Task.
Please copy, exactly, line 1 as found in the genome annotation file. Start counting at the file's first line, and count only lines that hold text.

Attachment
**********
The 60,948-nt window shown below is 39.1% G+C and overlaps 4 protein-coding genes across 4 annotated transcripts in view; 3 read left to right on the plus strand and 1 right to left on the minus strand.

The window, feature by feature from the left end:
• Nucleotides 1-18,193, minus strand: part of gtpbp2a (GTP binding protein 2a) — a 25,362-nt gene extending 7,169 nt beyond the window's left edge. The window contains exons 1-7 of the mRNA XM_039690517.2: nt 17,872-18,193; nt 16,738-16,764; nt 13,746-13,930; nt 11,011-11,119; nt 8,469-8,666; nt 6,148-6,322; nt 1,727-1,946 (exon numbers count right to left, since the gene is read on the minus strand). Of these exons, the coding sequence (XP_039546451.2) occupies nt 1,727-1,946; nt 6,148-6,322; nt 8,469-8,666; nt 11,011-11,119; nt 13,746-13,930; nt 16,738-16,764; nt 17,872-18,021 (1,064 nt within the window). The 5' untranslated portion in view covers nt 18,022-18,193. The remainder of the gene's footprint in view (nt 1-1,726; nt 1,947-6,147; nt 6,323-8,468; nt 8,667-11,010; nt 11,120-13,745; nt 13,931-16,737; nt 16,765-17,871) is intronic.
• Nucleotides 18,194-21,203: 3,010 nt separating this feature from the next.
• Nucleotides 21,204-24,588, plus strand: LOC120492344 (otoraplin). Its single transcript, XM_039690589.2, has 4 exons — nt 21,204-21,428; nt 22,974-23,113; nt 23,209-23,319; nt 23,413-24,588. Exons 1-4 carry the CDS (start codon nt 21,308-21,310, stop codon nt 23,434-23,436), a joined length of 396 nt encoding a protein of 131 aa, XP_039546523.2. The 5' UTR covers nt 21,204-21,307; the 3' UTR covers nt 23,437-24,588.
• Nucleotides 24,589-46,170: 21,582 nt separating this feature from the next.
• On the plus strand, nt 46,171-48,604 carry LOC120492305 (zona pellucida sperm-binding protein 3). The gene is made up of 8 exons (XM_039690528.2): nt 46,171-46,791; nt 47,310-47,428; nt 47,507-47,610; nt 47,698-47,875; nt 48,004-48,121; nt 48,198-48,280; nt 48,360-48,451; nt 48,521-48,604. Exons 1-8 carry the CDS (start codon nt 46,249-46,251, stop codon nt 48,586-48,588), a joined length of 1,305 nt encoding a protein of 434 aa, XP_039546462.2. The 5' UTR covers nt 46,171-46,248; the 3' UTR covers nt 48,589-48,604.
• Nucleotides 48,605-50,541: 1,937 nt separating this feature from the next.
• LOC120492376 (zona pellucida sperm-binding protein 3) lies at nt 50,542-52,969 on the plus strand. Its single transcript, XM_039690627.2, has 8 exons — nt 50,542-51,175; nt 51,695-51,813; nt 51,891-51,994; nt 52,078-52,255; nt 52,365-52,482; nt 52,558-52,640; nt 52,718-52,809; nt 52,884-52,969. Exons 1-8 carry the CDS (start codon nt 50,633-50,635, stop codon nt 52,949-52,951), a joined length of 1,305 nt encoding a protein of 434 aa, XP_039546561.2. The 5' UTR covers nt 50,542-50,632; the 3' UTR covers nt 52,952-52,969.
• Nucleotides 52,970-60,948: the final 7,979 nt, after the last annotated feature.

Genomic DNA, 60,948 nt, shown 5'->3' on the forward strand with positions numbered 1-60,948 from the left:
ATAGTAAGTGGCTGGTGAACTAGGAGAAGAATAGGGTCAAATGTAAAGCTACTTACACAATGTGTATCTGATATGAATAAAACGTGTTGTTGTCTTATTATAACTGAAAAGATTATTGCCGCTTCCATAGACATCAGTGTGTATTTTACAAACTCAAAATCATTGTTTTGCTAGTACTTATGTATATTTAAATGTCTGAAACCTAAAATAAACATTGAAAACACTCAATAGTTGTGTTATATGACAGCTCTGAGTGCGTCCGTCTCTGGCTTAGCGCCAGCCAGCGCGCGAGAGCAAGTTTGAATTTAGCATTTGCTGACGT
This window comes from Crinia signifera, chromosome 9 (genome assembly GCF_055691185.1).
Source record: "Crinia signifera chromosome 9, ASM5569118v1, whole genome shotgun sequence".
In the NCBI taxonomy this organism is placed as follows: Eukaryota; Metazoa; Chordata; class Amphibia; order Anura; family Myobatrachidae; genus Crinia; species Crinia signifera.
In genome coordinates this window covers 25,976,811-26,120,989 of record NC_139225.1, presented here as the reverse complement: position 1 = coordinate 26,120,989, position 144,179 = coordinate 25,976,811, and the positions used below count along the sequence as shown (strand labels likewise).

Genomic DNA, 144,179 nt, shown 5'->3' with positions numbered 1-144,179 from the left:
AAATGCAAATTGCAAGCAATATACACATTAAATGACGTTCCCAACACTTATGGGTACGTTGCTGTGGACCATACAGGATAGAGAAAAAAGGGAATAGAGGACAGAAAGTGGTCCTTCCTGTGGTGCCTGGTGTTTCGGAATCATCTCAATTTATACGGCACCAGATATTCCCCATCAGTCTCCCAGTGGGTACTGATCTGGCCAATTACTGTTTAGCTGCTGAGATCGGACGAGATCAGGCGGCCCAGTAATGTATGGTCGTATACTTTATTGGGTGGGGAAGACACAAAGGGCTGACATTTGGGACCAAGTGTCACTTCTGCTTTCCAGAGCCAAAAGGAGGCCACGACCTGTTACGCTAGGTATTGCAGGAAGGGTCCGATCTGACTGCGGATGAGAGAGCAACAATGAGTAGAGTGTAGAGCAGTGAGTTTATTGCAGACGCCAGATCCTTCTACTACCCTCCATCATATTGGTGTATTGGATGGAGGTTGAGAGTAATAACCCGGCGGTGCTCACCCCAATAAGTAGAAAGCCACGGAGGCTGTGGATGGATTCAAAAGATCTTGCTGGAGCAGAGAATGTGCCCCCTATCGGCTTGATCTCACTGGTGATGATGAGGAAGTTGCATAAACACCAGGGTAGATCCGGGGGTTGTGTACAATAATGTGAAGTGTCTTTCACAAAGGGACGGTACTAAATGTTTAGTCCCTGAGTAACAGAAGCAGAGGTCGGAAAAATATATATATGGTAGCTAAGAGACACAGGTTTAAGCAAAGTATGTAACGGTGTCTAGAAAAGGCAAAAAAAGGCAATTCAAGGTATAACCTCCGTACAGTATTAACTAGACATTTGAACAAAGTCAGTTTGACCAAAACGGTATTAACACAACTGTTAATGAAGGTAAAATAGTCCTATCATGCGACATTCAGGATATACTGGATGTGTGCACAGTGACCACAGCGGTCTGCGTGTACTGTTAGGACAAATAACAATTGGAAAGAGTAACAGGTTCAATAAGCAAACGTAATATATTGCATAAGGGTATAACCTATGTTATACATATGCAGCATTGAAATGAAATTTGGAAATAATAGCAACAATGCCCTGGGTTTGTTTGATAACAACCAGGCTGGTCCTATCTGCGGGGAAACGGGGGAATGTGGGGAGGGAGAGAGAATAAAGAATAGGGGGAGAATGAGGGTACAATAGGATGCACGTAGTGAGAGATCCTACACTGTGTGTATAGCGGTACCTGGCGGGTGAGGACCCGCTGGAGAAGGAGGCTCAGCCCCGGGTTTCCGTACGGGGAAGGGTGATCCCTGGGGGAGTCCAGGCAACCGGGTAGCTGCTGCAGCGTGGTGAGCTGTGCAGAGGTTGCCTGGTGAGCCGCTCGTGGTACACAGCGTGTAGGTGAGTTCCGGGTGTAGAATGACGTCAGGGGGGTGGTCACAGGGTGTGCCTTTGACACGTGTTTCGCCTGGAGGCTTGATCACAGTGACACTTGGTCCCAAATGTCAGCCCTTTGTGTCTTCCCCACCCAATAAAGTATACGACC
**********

The 60,948-nt window shown below is 39.1% G+C and overlaps 4 protein-coding genes across 4 annotated transcripts in view; 3 read left to right on the plus strand and 1 right to left on the minus strand.